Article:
Former Undercover Cop 1st Witness at Drug Trial for Friend of Ex-Mayor Rob Ford

March 25, 2015 Updated: March 25, 2015

TORONTO—The drug trial for Alexander Lisi, a friend of Rob Ford, began Wednesday with a former undercover officer describing events leading up to the arrest that occurred at the height of the “crack video” scandal embroiling the former mayor.

Following not guilty pleas by Lisi and his co-accused, Jamshid (Jay) Bahrami, the Crown opened its case with the officer describing how he approached Bahrami in August 2013 at his west-end dry-cleaning store to buy marijuana.

Det. Ross Fernandes testified he deliberately placed a pack of cigarette-rolling papers in a shirt pocket he took for cleaning in hopes of sparking a conversation about drugs.

The lure worked, and Fernandes and Bahrami began talking about marijuana.

At one point, Bahrami, 49, who has a degenerative and painful arthritic condition, explained that he had a licence to grow marijuana, which he said made him feel better, but that he needed someone to do the growing for him, court heard.

Bahrami complained that Lisi, 36, who he said was connected to Ford, had been “ripping him off” by overcharging for pot and that he “needed to trust somebody else.”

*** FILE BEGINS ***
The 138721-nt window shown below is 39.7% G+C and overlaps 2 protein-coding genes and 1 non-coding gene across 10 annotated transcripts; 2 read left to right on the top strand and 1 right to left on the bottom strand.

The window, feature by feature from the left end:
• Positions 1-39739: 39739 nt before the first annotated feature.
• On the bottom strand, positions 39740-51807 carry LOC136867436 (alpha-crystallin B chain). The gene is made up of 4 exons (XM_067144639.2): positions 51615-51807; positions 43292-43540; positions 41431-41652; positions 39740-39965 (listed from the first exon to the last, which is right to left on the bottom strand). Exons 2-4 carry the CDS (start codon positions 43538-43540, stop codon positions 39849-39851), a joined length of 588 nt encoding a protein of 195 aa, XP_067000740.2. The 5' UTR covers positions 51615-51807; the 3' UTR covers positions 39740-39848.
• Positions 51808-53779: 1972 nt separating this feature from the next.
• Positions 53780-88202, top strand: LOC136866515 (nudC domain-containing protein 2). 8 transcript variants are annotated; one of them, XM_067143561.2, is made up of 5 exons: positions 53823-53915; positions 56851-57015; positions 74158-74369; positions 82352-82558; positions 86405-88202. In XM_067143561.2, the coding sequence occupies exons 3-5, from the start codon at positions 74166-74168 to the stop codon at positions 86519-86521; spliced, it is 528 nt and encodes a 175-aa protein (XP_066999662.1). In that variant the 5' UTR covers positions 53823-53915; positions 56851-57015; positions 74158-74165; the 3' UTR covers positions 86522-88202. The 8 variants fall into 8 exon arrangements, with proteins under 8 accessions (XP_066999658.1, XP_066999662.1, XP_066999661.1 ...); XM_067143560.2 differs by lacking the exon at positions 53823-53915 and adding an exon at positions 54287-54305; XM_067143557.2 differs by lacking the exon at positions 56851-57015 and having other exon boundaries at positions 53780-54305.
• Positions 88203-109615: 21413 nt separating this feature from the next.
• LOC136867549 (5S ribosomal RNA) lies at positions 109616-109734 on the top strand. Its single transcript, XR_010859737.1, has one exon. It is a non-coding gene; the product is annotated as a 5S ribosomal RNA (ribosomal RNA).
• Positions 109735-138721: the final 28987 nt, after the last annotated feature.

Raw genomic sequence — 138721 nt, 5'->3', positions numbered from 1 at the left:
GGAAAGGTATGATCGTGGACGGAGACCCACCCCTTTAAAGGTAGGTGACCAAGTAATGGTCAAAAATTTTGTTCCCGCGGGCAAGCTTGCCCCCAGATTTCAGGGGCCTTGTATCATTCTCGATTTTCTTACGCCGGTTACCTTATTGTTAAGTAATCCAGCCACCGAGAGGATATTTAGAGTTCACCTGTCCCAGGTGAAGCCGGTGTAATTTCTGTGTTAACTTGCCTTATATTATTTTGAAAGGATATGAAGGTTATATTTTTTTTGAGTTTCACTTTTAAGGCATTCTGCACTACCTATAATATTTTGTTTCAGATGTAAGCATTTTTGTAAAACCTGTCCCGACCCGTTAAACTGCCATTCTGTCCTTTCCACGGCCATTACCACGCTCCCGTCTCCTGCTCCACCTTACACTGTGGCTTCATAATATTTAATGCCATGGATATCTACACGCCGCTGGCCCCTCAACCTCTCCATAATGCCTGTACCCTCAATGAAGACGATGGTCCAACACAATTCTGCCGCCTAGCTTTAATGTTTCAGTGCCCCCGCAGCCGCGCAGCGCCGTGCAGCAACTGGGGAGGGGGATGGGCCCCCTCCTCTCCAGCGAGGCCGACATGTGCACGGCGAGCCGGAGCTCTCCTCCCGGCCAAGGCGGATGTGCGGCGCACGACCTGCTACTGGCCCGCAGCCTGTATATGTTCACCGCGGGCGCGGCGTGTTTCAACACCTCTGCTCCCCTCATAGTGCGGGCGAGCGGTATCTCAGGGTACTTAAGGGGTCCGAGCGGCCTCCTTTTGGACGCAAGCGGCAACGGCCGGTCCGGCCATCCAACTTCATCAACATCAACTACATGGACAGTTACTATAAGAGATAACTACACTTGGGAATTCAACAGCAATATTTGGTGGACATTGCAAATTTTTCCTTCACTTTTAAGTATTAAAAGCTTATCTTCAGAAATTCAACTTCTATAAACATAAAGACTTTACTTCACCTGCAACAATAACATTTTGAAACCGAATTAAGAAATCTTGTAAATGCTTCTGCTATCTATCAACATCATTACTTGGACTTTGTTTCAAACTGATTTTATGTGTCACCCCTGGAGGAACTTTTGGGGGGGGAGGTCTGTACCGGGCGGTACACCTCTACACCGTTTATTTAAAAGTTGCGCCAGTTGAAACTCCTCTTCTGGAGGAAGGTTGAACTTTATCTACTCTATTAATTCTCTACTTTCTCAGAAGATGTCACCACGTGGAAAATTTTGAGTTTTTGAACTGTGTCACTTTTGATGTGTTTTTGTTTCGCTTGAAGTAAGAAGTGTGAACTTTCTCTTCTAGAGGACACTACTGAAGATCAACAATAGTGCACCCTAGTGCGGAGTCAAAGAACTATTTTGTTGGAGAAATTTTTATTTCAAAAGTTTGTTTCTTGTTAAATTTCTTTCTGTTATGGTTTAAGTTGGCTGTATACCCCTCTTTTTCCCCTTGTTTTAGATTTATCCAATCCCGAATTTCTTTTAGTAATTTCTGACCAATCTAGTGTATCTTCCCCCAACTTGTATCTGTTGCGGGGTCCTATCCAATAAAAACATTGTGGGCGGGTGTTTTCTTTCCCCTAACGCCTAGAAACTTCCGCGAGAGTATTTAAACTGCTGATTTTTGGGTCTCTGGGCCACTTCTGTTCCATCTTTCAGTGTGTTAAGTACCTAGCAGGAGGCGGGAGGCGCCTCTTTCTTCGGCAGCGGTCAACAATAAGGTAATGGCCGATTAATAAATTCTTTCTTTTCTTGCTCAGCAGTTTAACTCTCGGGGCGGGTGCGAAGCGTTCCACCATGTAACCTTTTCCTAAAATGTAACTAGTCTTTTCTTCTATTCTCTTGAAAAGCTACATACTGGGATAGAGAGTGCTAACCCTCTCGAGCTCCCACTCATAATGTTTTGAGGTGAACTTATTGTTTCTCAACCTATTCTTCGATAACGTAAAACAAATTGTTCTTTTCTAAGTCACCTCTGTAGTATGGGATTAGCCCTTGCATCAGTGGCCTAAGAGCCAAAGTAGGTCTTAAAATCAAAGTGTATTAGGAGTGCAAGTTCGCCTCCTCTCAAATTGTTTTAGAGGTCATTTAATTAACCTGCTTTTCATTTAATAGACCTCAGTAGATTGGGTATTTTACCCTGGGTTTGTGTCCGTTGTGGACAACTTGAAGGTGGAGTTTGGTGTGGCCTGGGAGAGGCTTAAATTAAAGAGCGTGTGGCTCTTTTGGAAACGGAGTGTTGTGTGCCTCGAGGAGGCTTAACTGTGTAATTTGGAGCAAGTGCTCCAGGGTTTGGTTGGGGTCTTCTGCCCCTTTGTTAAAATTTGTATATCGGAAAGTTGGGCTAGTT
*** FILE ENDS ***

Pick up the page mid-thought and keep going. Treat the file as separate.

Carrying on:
Initial efforts, however, to connect Lisi and Fernandes failed.
Lisi, court heard, had been lying low in light of the scandal embroiling Ford involving reports of a video that apparently shows him smoking crack cocaine.

“Don’t you read the newspapers? The media are all over him,” Fernandes said Bahrami told him.

“I only look at the Sunshine girls,” Fernandes said he responded.
Lisi faces separate charges of extortion related to his alleged attempts to retrieve the “crack video.”

In Lisi’s absence, Fernandes was introduced to “Dan”—another dealer—who offered to supply marijuana but repeatedly failed to deliver.

“Maybe he thinks you’re a cop,” Fernandes recounted Bahrami as saying.

“Maybe I should arrest him for robbing me of gas money.”

At one point Dan said he had the drugs but Fernandes put him off.

“We didn’t want to do the deal that day,” Fernandes explained.

“Only a cop would come whenever you called for him.”

Lisi, who was also Ford’s driver and occasional bodyguard, faces three counts—trafficking in marijuana, possession of marijuana and possession of the proceeds of crime. A trafficking conspiracy charge was withdrawn.

Bahrami, owner of a west-end dry cleaning business, faces two counts of trafficking in marijuana and one of possessing cocaine.

The defence has said it will argue Bahrami was entrapped and that wiretap evidence implicating Lisi is inadmissible.

The trial had been delayed a day because Lisi did not show on Tuesday, apparently due to illness.